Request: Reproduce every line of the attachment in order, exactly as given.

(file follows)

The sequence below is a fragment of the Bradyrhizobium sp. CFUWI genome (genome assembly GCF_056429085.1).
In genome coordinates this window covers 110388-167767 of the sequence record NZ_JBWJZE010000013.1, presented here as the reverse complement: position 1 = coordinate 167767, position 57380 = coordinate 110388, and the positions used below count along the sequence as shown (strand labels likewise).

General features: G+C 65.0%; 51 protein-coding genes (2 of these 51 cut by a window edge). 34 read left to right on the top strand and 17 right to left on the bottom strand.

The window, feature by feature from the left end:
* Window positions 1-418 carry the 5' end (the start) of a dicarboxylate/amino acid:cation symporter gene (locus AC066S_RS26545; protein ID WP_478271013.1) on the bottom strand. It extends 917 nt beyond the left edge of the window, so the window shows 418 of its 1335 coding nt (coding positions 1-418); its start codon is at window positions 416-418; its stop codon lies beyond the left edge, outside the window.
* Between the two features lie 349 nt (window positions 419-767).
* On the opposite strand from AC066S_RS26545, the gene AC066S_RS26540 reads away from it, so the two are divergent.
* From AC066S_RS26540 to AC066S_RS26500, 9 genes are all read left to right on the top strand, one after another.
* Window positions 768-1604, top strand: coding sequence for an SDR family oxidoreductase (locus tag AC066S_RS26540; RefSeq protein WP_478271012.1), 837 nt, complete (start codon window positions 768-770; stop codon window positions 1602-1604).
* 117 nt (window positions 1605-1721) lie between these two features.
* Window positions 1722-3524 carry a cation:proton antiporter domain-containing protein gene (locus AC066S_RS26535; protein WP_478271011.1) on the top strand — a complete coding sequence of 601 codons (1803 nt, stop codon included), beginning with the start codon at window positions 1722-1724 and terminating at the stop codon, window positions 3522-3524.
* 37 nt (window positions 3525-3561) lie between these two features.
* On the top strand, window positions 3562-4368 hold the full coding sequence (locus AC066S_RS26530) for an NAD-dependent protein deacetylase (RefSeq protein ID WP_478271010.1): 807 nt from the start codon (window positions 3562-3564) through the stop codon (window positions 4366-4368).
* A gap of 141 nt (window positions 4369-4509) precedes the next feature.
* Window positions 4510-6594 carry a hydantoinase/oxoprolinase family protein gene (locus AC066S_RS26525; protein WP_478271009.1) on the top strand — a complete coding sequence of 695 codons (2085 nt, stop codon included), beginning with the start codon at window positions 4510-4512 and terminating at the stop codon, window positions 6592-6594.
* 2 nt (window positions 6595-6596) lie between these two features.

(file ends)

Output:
The sequence below is a fragment of the Bradyrhizobium sp. CFUWI genome (genome assembly GCF_056429085.1).
In genome coordinates this window covers 110388-167767 of the sequence record NZ_JBWJZE010000013.1, presented here as the reverse complement: position 1 = coordinate 167767, position 57380 = coordinate 110388, and the positions used below count along the sequence as shown (strand labels likewise).

General features: G+C 65.0%; 51 protein-coding genes (2 of these 51 cut by a window edge). 34 read left to right on the top strand and 17 right to left on the bottom strand.

The window, feature by feature from the left end:
* Window positions 1-418 carry the 5' end (the start) of a dicarboxylate/amino acid:cation symporter gene (locus AC066S_RS26545; protein ID WP_478271013.1) on the bottom strand. It extends 917 nt beyond the left edge of the window, so the window shows 418 of its 1335 coding nt (coding positions 1-418); its start codon is at window positions 416-418; its stop codon lies beyond the left edge, outside the window.
* Between the two features lie 349 nt (window positions 419-767).
* On the opposite strand from AC066S_RS26545, the gene AC066S_RS26540 reads away from it, so the two are divergent.
* From AC066S_RS26540 to AC066S_RS26500, 9 genes are all read left to right on the top strand, one after another.
* Window positions 768-1604, top strand: coding sequence for an SDR family oxidoreductase (locus tag AC066S_RS26540; RefSeq protein WP_478271012.1), 837 nt, complete (start codon window positions 768-770; stop codon window positions 1602-1604).
* 117 nt (window positions 1605-1721) lie between these two features.
* Window positions 1722-3524 carry a cation:proton antiporter domain-containing protein gene (locus AC066S_RS26535; protein WP_478271011.1) on the top strand — a complete coding sequence of 601 codons (1803 nt, stop codon included), beginning with the start codon at window positions 1722-1724 and terminating at the stop codon, window positions 3522-3524.
* 37 nt (window positions 3525-3561) lie between these two features.
* On the top strand, window positions 3562-4368 hold the full coding sequence (locus AC066S_RS26530) for an NAD-dependent protein deacetylase (RefSeq protein ID WP_478271010.1): 807 nt from the start codon (window positions 3562-3564) through the stop codon (window positions 4366-4368).
* A gap of 141 nt (window positions 4369-4509) precedes the next feature.
* Window positions 4510-6594 carry a hydantoinase/oxoprolinase family protein gene (locus AC066S_RS26525; protein WP_478271009.1) on the top strand — a complete coding sequence of 695 codons (2085 nt, stop codon included), beginning with the start codon at window positions 4510-4512 and terminating at the stop codon, window positions 6592-6594.
* 2 nt (window positions 6595-6596) lie between these two features.